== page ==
• International trade presents an inherent problem in language differences. While there may be accepted standards, differences in terminologies cannot be completely avoided. This presents a problem to receiving ports that may not have the resources to correctly evaluate documents with foreign terminologies. In view of the situation, port officials may not have any other recourse but to do physical inspection of the containers, an exercise that would not have been required for an otherwise valid shipment.

Additionally, there are commercial and political reasons that constrain the kinds of solutions to this problem that can be actually used. Among these reasons are:

    • Public dissatisfaction. Following the events of 9/11, the US government came under the most scathing public outrage over its seemingly inadequate security preparedness. The increased cost of transporting passengers and goods across security conscious maritime boundaries boils down to higher consumer prices. The tedious processes adopted early on by countries caught flatfooted by these terrorist attacks slowed down processing of passengers and cargoes to an unacceptable timetable.
    • Budget constraints. Third world economies have notoriously small budgets for revenue-generating agencies like inspection services, border posts etc. The mega-economies, by bounding themselves to create a security corridor on the trade routes, are effectively shutting out the developing economies that can ill-afford to acquire and implement sophisticated and expensive solutions that can comply with their emerging security standards. There is no hard and fast solution model that will apply to all economies. Any solution should therefore scale to the needs and capacities of the country (or even the specific port) that will implement them.
    • Economic Implications. The implications of not complying with the emerging standards for maritime security can be staggering. For developing countries whose main exports are agricultural, the prospect of agricultural produce rotting away while the cargo ships wait for clearance to dock at ports can be economically debilitating.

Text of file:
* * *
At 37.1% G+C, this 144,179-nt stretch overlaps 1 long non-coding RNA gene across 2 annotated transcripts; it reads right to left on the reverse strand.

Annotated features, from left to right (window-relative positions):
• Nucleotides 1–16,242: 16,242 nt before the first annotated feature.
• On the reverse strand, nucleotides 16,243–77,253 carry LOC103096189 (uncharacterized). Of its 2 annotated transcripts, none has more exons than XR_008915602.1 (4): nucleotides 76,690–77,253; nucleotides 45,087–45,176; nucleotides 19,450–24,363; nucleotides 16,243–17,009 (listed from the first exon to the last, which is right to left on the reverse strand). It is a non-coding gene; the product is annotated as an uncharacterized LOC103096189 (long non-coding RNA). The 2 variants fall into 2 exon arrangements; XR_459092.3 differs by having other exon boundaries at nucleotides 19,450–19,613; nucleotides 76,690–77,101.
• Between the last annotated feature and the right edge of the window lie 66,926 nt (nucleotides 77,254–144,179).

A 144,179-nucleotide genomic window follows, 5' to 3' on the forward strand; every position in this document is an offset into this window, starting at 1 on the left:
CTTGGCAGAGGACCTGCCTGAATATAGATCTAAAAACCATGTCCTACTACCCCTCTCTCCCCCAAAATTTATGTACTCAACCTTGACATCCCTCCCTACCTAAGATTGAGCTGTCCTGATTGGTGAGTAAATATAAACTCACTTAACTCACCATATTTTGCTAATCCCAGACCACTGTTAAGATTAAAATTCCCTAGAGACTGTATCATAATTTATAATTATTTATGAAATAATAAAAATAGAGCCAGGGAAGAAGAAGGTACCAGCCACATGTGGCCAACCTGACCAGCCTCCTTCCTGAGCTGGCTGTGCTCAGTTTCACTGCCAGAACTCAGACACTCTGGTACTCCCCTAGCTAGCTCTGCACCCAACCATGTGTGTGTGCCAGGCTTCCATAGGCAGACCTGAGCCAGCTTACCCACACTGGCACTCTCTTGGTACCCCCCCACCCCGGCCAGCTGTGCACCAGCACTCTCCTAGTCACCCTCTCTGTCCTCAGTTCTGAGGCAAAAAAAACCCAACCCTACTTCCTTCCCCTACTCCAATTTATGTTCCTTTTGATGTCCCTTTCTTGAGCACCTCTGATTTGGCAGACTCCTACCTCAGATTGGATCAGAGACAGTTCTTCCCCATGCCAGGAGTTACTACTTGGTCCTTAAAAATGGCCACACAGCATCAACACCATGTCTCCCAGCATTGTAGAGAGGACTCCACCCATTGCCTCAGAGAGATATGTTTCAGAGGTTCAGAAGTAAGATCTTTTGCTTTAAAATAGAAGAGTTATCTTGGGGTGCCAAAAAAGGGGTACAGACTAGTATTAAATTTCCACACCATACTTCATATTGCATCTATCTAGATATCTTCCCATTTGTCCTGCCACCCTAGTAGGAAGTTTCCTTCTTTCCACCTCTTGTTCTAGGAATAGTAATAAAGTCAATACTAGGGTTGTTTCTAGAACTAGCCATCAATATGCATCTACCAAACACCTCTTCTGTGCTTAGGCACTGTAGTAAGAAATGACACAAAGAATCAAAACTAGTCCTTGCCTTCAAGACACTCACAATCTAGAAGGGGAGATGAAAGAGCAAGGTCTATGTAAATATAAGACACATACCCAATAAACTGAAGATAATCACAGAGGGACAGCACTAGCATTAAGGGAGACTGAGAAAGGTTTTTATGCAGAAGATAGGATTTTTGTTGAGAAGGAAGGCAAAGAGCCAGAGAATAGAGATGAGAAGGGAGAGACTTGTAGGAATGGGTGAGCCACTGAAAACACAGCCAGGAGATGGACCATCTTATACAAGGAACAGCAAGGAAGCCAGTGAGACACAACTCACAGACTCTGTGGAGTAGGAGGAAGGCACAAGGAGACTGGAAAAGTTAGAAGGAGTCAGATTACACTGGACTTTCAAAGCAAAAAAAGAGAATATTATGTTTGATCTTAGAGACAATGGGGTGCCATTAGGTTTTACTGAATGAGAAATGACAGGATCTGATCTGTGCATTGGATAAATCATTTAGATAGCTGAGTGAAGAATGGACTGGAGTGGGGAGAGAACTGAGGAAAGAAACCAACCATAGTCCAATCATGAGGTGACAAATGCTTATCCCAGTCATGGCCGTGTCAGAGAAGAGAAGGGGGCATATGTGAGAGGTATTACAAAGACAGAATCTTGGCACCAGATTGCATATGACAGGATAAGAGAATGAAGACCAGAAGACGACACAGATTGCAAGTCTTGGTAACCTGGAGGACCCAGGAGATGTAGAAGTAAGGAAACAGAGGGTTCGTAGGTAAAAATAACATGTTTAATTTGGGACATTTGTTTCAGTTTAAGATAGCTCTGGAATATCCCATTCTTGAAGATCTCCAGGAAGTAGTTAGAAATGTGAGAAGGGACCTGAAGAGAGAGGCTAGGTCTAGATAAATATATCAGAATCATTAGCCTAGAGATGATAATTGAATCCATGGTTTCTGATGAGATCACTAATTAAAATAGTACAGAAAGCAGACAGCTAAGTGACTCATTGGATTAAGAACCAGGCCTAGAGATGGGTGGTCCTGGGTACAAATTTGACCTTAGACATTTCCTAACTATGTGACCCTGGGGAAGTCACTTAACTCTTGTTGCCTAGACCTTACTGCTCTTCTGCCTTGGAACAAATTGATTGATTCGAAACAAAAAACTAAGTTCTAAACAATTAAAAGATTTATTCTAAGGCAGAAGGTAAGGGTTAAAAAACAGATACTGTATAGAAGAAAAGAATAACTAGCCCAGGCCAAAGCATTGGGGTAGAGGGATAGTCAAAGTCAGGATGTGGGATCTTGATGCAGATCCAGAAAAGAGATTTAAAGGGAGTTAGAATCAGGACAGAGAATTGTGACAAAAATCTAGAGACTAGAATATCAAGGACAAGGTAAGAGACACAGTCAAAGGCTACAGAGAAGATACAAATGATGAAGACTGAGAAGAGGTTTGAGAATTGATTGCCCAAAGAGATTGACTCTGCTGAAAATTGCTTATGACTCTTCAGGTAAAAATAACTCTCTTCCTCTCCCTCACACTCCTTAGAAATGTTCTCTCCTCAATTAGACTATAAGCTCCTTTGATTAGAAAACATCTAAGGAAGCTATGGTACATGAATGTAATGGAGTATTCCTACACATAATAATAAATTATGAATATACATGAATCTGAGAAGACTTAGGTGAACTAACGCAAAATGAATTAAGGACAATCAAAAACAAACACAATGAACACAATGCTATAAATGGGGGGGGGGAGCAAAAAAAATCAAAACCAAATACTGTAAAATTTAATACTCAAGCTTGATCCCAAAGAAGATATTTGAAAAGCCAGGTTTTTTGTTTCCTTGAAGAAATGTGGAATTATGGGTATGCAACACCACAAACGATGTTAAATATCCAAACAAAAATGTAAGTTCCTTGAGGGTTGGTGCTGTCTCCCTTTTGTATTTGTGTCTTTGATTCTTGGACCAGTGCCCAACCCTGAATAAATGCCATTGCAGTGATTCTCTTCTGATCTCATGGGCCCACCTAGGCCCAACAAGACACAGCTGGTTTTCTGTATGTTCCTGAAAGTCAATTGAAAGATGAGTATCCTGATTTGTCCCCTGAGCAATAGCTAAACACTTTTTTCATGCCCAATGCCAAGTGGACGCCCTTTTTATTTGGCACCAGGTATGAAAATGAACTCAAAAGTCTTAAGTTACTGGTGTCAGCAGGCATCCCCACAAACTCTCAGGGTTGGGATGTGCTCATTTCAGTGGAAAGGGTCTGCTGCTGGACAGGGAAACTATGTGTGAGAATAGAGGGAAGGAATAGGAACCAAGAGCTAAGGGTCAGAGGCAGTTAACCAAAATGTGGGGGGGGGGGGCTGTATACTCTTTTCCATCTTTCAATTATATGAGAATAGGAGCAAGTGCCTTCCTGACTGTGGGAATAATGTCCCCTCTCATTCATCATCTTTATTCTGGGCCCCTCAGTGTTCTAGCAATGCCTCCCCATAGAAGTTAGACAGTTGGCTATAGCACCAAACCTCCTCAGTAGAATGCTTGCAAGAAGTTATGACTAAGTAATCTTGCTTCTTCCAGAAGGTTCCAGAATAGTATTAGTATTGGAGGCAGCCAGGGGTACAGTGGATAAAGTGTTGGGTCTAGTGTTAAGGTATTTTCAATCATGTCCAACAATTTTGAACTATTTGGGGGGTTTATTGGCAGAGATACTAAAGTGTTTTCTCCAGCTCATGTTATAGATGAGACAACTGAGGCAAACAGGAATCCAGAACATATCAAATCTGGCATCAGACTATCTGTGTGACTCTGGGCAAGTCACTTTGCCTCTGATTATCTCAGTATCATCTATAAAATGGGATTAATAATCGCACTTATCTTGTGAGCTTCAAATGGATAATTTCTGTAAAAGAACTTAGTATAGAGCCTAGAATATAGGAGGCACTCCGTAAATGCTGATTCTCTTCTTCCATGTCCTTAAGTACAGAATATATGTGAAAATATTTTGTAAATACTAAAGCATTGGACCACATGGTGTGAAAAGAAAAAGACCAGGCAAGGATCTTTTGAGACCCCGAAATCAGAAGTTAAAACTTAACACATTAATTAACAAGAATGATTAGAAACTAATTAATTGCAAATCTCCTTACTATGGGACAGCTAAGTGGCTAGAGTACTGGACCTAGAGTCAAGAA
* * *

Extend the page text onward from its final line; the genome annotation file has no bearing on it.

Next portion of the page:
There is then clearly a need to have the capability to identify potentially risky shipments early on in the supply chain, or at the very least at the most critical stages. Key components required will be the availability of relevant information that can be used to evaluate data being supplied regarding incoming and outgoing cargoes, systems and processes to effectively use the information in real time to process, discover and interdict dangerous or illegal cargoes.


FIG. 1 is a flow diagram of the basic processes employed in preferred embodiments of the invention.

FIG. 2 is a block diagram of components of the inventive system.

FIG. 3 is a detailed block diagram indicating how components and processes affect each other in preferred embodiments of the invention.


This invention teaches that a systematic approach to security can yield high volume cargo transshipment with some degree of security. It relies upon the ability of a transshipment point to do gamma ray inspection of cargo containers, and provides a framework in which such inspections can be limited to improve commercial conditions and throughput of the port. Cargo documentation is first input into the system and profiles generated for each cargo container. Additional sources as well as “thesaurus” data checking is done in a security module to make adjustment to the risk profile developed based on the documentation. The nature and severity of the inspections performed on the cargo are adjusted in accord with the profile developed as determined by a set of “business rules” within the security module.

Additional features are described which enhance use of the system and detail the inventive methods applicable thereto.